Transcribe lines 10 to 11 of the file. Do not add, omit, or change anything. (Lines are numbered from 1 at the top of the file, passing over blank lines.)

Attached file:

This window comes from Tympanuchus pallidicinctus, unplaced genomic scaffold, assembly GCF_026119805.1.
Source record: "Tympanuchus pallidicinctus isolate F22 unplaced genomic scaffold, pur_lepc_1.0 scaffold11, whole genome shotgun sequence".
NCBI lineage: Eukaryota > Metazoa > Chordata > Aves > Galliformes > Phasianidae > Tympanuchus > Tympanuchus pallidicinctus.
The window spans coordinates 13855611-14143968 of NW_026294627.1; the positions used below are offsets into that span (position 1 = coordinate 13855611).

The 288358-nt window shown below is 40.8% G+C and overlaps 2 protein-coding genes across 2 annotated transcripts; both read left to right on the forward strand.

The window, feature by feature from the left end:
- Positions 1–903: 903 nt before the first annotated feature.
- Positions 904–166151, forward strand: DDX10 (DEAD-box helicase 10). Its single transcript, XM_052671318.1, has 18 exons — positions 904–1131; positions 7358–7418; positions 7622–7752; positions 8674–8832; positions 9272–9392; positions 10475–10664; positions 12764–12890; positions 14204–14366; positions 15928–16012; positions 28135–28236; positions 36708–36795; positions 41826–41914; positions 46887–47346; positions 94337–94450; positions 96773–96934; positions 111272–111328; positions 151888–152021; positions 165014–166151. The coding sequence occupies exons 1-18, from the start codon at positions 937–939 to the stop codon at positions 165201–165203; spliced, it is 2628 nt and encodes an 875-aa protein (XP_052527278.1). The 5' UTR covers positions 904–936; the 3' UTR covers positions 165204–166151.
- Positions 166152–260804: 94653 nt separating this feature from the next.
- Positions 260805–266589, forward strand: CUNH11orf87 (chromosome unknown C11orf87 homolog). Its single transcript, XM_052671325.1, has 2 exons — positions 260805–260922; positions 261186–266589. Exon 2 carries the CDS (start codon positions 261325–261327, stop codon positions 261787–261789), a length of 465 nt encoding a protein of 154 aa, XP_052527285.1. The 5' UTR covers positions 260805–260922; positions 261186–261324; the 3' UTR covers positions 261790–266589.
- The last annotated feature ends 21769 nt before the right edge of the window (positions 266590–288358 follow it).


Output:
- Positions 260805–266589, forward strand: CUNH11orf87 (chromosome unknown C11orf87 homolog). Its single transcript, XM_052671325.1, has 2 exons — positions 260805–260922; positions 261186–266589. Exon 2 carries the CDS (start codon positions 261325–261327, stop codon positions 261787–261789), a length of 465 nt encoding a protein of 154 aa, XP_052527285.1. The 5' UTR covers positions 260805–260922; positions 261186–261324; the 3' UTR covers positions 261790–266589.
- The last annotated feature ends 21769 nt before the right edge of the window (positions 266590–288358 follow it).